Seed – stratification will probably improve germination so sow fresh seed in the autumn in a cold frame if possible. Sow stored seed as early in the year as possible in a cold frame. A position in light shade is probably best. Seed should not be allowed to dry out and should be stored in a cool place. Prick out the seedlings into individual pots when they are large enough to handle and grow them on in the greenhouse or cold frame for their first winter. They can be planted out into their permanent positions in early summer of the following year, or be placed in an outdoor nursery bed for a year or so to increase in size. They might need protection from spring frosts. Cuttings of semi-ripe terminal shoots, 5 – 8cm long, August in a frame. Protect from frost. Forms roots in the spring. Cuttings of mature terminal shoots, 5 – 10cm long, September/October in a cold frame. Takes 12 months. Cuttings of soft to semi-ripe wood, early summer in a frame. Slow but sure.
Young male catkins – raw or cooked. Used as a flavouring. Immature female cones – cooked. The central portion, when roasted, is sweet and syrupy. The cones are about 5cm long. Inner bark – dried, ground into a powder and then used as a thickener in soups etc or added to cereals when making bread. An emergency food when all else fails. Seed – raw. The seed is about 2 – 4mm long and is too small and fiddly to be worthwhile unless you are desperate. A refreshing tea, rich in vitamin C, can be made from the young shoot tips.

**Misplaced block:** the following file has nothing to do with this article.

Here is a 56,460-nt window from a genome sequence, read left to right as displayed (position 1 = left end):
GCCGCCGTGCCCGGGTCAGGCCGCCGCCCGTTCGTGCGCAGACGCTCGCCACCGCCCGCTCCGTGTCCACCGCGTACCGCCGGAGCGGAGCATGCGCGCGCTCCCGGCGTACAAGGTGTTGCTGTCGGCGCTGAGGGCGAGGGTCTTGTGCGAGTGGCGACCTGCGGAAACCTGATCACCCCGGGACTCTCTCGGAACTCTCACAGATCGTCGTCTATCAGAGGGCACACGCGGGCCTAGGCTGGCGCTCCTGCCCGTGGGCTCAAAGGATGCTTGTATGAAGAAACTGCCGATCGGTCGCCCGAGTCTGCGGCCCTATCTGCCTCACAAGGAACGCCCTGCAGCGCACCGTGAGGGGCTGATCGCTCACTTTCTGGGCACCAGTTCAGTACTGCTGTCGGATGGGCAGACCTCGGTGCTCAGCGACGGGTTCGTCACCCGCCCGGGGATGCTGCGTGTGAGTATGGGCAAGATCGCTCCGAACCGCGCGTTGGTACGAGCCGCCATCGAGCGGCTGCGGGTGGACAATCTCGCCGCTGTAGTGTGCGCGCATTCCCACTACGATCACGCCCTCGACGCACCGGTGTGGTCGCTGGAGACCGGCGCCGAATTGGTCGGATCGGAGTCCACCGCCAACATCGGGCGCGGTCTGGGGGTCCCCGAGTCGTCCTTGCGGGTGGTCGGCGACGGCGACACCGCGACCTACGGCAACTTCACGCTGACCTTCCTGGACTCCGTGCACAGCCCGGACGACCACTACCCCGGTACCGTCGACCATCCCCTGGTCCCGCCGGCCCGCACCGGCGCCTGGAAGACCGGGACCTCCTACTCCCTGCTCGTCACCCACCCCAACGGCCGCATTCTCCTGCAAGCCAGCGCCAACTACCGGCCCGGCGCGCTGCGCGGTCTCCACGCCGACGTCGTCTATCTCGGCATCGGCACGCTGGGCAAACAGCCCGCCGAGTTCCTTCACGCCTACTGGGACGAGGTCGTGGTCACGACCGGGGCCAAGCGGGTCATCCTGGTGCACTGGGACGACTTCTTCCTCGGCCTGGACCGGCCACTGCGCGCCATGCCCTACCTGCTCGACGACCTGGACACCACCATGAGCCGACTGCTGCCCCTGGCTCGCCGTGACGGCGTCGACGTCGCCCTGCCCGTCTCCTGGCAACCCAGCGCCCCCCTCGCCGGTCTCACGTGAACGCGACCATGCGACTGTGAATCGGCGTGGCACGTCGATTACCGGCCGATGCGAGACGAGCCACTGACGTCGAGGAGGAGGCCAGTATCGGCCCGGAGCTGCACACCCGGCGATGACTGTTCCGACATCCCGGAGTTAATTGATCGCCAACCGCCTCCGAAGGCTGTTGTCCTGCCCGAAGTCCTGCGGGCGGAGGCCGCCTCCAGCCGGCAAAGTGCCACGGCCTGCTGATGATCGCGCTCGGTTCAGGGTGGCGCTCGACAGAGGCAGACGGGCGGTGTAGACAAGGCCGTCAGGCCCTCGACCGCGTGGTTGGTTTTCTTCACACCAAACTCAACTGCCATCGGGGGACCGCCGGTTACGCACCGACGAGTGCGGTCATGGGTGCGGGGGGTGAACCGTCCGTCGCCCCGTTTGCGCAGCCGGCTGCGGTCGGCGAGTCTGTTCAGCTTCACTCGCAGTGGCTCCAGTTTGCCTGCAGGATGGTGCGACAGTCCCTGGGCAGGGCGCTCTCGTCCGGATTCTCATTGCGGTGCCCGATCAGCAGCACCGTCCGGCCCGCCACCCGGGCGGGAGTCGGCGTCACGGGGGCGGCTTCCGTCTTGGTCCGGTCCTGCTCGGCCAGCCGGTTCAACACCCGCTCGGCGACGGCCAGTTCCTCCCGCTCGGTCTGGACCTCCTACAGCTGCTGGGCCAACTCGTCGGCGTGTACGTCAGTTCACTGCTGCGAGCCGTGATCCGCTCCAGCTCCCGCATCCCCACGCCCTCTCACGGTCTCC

An infusion of the bark has been used in the treatment of respiratory complaints, TB etc. A decoction of the leaves and gum has been used in the treatment of cancer. It was said that if this treatment did not work then nothing would work. The decoction was also used in the treatment of coughs. The ashes of the twigs, mixed with oil, have been used as an ointment or salve on damaged skin. The pitch obtained from the trunk has been used in the treatment of eczema.
Basketry; Charcoal; Fibre; Fuel; Tannin; Wood.
The bark is a source of tannin. The branches and the roots have been shredded, pounded and used to make cord and rope. (It is probably the bark that was used.) The bark has been used to make baskets and various small utensils. Wood – close-grained, light, soft, not strong. It is used for lumber, construction, fuel and charcoal. It is also valued for its use in the pulp industry to make paper
Engelmann spruce is of economic importance for its wood, harvested for paper-making and general construction. Wood from slow-grown trees at high altitude has a specialised use in making musical instruments such as acoustic guitars, harps, violins, and pianos. It is also used to a small extent as a Christmas tree.
Disclaimer : The information presented herein is intended for educational purposes only. Individual results may vary, and before using any supplement, it is always advisable to consult with your own health care provider.